Major market averages opened up trading higher on Friday with cooler inflation data and personal spending and income data arriving.
After the Fed, economic numbers and earnings, the S&P 500 goes into the last day of trading flat for the jam-packed week. The Nasdaq is up 0.1% and the Dow, after breaking its record streak of 13 up days, is only 0.2% higher.
Reports of Japan tweaking yield curve control, confirmed Friday morning, pushed rates up yesterday as “the last international hold out on ultra low yields … turned,” Deutsche Bank’s. Jim Reid noted.
“In a slightly complicated message the BoJ kept their target for 10yr JGBs at 0% but effectively widened the band to +1% from 0.5% even if they’ve kept the original bands as reference points,” Reid said. “It confused me a bit this early in the morning but they won’t be able to defend 0.5% now absent a macro development that structurally lowers yields.”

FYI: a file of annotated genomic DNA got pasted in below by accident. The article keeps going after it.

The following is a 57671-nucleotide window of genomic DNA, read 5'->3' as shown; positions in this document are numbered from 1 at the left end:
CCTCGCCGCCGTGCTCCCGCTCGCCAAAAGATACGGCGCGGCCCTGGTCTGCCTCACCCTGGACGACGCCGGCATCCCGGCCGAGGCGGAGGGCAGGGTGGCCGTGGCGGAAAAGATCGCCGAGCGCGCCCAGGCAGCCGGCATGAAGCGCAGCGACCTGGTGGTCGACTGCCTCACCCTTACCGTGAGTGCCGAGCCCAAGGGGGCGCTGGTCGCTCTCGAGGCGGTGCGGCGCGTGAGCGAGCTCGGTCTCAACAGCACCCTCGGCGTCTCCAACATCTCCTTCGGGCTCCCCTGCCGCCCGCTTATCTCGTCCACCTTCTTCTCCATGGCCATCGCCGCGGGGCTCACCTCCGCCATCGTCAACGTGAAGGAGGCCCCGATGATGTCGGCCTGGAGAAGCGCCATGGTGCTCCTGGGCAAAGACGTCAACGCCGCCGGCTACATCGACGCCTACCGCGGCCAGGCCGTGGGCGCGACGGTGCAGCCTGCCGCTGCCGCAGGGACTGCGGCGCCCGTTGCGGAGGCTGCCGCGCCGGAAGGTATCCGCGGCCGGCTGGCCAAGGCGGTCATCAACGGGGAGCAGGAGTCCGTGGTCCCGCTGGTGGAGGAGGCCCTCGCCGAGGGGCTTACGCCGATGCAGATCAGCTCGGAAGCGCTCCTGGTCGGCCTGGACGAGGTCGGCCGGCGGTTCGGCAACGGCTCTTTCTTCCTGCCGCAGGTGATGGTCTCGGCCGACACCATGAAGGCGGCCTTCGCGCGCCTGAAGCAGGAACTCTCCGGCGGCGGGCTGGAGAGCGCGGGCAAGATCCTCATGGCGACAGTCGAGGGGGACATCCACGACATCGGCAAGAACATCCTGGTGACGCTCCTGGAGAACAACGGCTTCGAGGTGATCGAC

The yen (USD:JPY) +0.2% is lower against the dollar.
June personal income and spending numbers arrived. June personal income and outlays showed +0.3% M/M compared to the expected +0.4%. At the same time, personal spending came in at +0.5% M/M versus the anticipated +0.1% figure. Moreover, the core PCE price index, the Fed’s favorite inflation gauge came in at +0.2% M/M, in line with expectations and lower than the +0.3% previous read.
“This aggregate picture does not do justice to US economic divergence,” UBS’ Paul Donovan said. “Lower income groups are under more pressure than middle income groups, and some areas like Florida are experiencing lower living standards from localized inflation. Overall, middle income consumers should support spending.”
At the same time the Q2 employment cost index was +1.0% Q/Q versus the expected +1.1% level.